We arrived in South Goa at the start of our third week in India. We chose South Goa because of its reputation as a peaceful laid-back area, unlike some of the beaches in North Goa.
A few kilometers south of Agonda beach is Palolem beach, Canacona, which stretches across a 1.6 km curved bay. The beach is pretty much built up from end to end with a large variety of accommodation, restaurants and shops. Rooms and cabins range in price, for anything between 200 to 5,000 rupees per night.
With Monkey island constantly in view to the west, Palolem is the most striking of all the beaches we visited in Goa. There is a good balance between peace and quiet, and there are plenty of things to do.
The place is also very cinematic. No wonder this location was chosen for the filming of the opening scenes in The Bourne Supremacy, back in 2004 (see “In the Footsteps of Jason Bourne”).
Palolem Beach – Northern End
At low tide you can wade over to Monkey Island (also known as Kankon Island by the locals). If you do, you should take some good walking shoes with you as the island is rocky and overgrown. There are some good views back to Palolem beach from there.
Despite the name, don’t expect to find many monkeys.
The northernmost section of the beach is separated from the rest by Palolem river, which flows across the beach into the sea. At this point it’s fairly shallow and easy to wade across. There are a number of fishermen who can take you on a boat trip up this peaceful and quiet river for bird watching and crab fishing. You can also arrange boat trips to the secluded Butterfly Beach, further up the coast.
After crossing the river, and just before wading over to Monkey Island, you’ll notice a small elevated group of huts, separated by the river from the rest of Palolem beach.
This is a small resort providing seclusion and very basic accommodation: Evidently a last bastion of the hippie culture which dominated these beaches from the 60s and 70s.
Palolem Beach – Southern End
Adjoining Palolem beach to the south, on the other side of an elevated rocky headland, is Colomb beach.
There’s a good restaurant on the top of this headland, with a panoramic view of the beach. At weekends, just behind here, you can enjoy one of their Silent Noise Discos. For a small payment, you can choose one of 3 styles of music. You are then given wireless headphones, and can soundlessly disco the night away under the stars without disturbing the peace.
Central Palolem Beach
The crescent-shape of Palolem beach provides the perfect venue for an early-morning barefoot run, followed by a dip in the calm morning ocean. The sea remains sandy and shallow enough up to 40 meters out from the beach – ideal for swimming.
Palolem beach is home to a large number of semi-stray dogs. The dogs attach themselves to the various resorts. This results in periodic flare-ups as each dog community protects its patch from rival dogs that occasionally wander into their territory.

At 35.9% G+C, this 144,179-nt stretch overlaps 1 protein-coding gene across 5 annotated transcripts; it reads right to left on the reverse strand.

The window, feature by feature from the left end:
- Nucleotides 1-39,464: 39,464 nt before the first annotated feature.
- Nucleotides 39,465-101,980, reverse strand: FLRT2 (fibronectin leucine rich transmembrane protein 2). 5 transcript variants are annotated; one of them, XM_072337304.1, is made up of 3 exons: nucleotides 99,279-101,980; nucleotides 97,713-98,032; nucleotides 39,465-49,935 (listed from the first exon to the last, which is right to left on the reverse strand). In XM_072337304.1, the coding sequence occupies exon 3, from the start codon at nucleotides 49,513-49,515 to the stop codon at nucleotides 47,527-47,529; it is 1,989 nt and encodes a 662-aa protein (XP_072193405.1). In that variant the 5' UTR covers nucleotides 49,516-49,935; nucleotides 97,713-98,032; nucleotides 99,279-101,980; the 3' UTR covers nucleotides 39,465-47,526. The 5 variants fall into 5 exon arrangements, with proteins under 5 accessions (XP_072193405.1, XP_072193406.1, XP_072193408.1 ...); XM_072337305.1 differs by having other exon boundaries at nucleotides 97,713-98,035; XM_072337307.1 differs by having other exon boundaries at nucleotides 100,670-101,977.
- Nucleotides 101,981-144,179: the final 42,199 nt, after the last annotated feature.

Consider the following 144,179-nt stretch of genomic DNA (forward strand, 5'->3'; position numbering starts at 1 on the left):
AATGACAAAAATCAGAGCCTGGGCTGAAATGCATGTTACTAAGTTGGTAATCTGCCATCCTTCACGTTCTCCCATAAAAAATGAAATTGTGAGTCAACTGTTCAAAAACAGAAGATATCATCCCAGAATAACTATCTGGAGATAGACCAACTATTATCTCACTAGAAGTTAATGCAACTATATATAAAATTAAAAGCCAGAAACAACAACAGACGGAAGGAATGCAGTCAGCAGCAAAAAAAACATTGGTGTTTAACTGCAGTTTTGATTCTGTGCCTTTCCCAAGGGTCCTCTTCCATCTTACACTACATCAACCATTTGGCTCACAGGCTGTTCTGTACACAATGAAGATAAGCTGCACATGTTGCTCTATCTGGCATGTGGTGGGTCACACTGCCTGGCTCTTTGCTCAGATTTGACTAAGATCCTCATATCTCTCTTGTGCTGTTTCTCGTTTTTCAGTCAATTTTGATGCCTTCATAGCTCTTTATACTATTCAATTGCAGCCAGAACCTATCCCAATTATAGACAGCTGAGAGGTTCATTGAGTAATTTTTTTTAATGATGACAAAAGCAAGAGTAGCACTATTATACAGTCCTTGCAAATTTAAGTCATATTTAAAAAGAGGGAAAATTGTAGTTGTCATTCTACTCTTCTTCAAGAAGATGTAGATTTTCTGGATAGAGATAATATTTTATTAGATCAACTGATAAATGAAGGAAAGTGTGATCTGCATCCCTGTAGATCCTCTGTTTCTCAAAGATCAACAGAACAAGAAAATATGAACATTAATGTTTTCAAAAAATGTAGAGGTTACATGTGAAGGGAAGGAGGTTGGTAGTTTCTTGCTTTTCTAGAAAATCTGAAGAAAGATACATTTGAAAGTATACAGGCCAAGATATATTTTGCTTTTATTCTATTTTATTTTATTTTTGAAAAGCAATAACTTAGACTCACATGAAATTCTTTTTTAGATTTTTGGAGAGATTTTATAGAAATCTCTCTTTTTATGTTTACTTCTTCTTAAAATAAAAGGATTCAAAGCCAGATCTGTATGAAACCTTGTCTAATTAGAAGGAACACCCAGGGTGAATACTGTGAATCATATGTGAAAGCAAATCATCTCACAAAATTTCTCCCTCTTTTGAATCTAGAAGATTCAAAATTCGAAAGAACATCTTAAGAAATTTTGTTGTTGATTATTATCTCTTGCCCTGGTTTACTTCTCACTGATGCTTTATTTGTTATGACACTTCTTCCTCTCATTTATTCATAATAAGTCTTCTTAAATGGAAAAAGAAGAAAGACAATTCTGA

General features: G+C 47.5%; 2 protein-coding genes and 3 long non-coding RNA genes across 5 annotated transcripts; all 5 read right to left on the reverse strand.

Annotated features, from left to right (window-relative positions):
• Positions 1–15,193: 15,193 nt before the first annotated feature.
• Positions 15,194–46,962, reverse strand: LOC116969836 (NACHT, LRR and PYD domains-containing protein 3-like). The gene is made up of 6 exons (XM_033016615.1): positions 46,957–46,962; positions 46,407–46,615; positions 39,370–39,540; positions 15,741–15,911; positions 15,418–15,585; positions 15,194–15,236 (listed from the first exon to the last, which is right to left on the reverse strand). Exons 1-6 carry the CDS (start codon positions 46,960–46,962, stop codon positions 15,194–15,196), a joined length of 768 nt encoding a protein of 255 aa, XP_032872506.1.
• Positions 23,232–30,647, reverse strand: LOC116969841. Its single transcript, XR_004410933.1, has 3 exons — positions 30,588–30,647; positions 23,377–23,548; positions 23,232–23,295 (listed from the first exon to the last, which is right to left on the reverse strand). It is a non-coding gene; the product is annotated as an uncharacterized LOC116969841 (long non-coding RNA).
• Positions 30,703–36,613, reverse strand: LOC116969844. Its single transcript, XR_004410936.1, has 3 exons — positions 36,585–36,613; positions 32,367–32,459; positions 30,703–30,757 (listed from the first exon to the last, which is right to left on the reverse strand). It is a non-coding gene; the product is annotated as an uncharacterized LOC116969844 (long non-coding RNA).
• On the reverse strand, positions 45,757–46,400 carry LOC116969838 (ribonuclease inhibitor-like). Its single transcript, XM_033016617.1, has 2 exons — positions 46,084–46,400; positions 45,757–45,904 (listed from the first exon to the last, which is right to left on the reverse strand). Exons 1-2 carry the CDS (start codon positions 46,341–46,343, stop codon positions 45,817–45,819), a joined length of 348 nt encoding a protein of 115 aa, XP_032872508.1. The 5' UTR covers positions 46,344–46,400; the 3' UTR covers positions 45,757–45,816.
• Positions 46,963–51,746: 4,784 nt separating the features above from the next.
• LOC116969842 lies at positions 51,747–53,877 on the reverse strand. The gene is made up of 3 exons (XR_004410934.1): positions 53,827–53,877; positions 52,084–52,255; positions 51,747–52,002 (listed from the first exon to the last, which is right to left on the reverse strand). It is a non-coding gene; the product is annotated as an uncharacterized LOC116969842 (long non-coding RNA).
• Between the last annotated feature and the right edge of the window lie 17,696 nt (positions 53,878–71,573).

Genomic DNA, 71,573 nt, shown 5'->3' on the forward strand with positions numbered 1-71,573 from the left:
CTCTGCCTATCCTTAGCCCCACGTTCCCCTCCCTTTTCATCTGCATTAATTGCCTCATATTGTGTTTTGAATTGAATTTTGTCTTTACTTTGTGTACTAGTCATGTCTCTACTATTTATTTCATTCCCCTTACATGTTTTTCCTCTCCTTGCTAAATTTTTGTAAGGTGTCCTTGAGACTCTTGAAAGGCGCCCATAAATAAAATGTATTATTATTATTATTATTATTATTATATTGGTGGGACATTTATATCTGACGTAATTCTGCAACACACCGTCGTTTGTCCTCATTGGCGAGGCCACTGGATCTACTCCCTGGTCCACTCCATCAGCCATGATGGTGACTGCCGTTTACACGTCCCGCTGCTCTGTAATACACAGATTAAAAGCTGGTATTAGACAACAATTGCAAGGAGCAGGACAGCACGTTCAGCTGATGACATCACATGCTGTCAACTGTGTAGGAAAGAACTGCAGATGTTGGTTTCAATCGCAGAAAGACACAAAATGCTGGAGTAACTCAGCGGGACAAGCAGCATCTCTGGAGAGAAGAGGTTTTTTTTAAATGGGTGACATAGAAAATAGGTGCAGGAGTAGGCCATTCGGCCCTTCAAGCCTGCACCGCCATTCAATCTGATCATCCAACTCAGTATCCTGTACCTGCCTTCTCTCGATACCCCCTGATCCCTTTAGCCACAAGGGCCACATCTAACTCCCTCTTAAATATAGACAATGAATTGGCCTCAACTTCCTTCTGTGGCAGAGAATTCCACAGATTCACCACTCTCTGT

The rest of the time they spend sleeping in a hole they’ll dig under any available shade. Don’t be surprised if you find one taking shelter under your sunbed.
Unlike other resorts we visited, such as Kovalam, there is no charge for using the sunbeds and umbrellas which are provided by the various beach guesthouses.
Palolem beach is naturally popular with runners and “power” walkers, which is a great way of starting the day. Some of the local walkers carry sticks to ward off dogs that occasionally give chase. This isn’t really necessary: the dogs are just playing around and are no danger to tourists.
On the beach, you can rent a kayak for 200 rupees per hour (negotiable). As everywhere, they have watchful lifeguards with red flags and whistles, and even an emergency jet-ski.
50 meters or so behind the beach, you can access the main backstreet, Here you can find taxis and rickshaws, and a variety of shops, restaurants, travel agents and internet cafes. From these vendors, we were able to stock up daily on fruits, nuts and drinks.
If you’re prepared to walk for around 30 minutes, you can also reach the ATM machine (just before the railway).
The price for a meal for 2 at one of the dozens of restaurants on the beach typically comes to around 700-800 rupees (€11) – including a couple of large beers. If you choose the fresh fish of the day, which is on offer everywhere, your combined bill will be closer to 1200-1300 rupees (€18).
We ate at numerous places, and never had a bad meal. The curries were always good – and as spicy as you want them.
Palolem beach was exactly what we were hoping for with our trip to Goa. White sand, relaxed ambience and music, spicy food, friendly locals, cheap booze and warm, calm seas: What more could you ask for?
This place alone is reason enough to visit India.
Following our stay at Palolem beach, we were heading to Vasco Da Gama airport, where we had pre-booked a flight back up to Mumbai. Our plan was to stay just 2 nights in Mumbai so we could visit the Fort area, and maybe do a little shopping before heading back home.
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